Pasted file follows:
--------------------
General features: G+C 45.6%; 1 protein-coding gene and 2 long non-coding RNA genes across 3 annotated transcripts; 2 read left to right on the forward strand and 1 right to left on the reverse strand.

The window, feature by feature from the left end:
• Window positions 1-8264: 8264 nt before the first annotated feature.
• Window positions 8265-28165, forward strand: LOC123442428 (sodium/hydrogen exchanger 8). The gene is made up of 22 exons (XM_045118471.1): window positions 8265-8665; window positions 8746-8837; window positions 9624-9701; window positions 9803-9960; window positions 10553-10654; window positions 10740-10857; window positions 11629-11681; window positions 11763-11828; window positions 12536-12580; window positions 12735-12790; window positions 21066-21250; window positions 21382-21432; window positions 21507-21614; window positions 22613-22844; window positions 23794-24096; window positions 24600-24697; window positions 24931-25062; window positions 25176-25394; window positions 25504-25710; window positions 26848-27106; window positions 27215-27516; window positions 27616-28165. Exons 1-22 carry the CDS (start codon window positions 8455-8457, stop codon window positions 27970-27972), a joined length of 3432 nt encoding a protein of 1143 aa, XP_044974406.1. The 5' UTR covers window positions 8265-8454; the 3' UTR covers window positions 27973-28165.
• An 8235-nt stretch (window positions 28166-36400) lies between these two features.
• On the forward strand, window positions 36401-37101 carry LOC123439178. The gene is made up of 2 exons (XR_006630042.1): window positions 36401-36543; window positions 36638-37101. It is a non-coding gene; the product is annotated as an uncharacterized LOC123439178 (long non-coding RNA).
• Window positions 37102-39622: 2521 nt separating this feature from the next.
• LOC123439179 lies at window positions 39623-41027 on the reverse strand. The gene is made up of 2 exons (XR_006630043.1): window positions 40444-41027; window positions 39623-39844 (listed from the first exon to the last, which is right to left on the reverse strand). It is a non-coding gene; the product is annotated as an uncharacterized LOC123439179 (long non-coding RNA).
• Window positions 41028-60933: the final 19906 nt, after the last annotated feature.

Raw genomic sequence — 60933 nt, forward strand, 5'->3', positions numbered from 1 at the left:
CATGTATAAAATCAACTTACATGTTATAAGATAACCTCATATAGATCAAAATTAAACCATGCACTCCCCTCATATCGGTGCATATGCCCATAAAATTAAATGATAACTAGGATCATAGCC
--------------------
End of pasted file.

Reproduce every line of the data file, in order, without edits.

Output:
General features: G+C 45.6%; 1 protein-coding gene and 2 long non-coding RNA genes across 3 annotated transcripts; 2 read left to right on the forward strand and 1 right to left on the reverse strand.

The window, feature by feature from the left end:
• Window positions 1-8264: 8264 nt before the first annotated feature.
• Window positions 8265-28165, forward strand: LOC123442428 (sodium/hydrogen exchanger 8). The gene is made up of 22 exons (XM_045118471.1): window positions 8265-8665; window positions 8746-8837; window positions 9624-9701; window positions 9803-9960; window positions 10553-10654; window positions 10740-10857; window positions 11629-11681; window positions 11763-11828; window positions 12536-12580; window positions 12735-12790; window positions 21066-21250; window positions 21382-21432; window positions 21507-21614; window positions 22613-22844; window positions 23794-24096; window positions 24600-24697; window positions 24931-25062; window positions 25176-25394; window positions 25504-25710; window positions 26848-27106; window positions 27215-27516; window positions 27616-28165. Exons 1-22 carry the CDS (start codon window positions 8455-8457, stop codon window positions 27970-27972), a joined length of 3432 nt encoding a protein of 1143 aa, XP_044974406.1. The 5' UTR covers window positions 8265-8454; the 3' UTR covers window positions 27973-28165.
• An 8235-nt stretch (window positions 28166-36400) lies between these two features.
• On the forward strand, window positions 36401-37101 carry LOC123439178. The gene is made up of 2 exons (XR_006630042.1): window positions 36401-36543; window positions 36638-37101. It is a non-coding gene; the product is annotated as an uncharacterized LOC123439178 (long non-coding RNA).
• Window positions 37102-39622: 2521 nt separating this feature from the next.
• LOC123439179 lies at window positions 39623-41027 on the reverse strand. The gene is made up of 2 exons (XR_006630043.1): window positions 40444-41027; window positions 39623-39844 (listed from the first exon to the last, which is right to left on the reverse strand). It is a non-coding gene; the product is annotated as an uncharacterized LOC123439179 (long non-coding RNA).
• Window positions 41028-60933: the final 19906 nt, after the last annotated feature.

Raw genomic sequence — 60933 nt, forward strand, 5'->3', positions numbered from 1 at the left:
CATGTATAAAATCAACTTACATGTTATAAGATAACCTCATATAGATCAAAATTAAACCATGCACTCCCCTCATATCGGTGCATATGCCCATAAAATTAAATGATAACTAGGATCATAGCC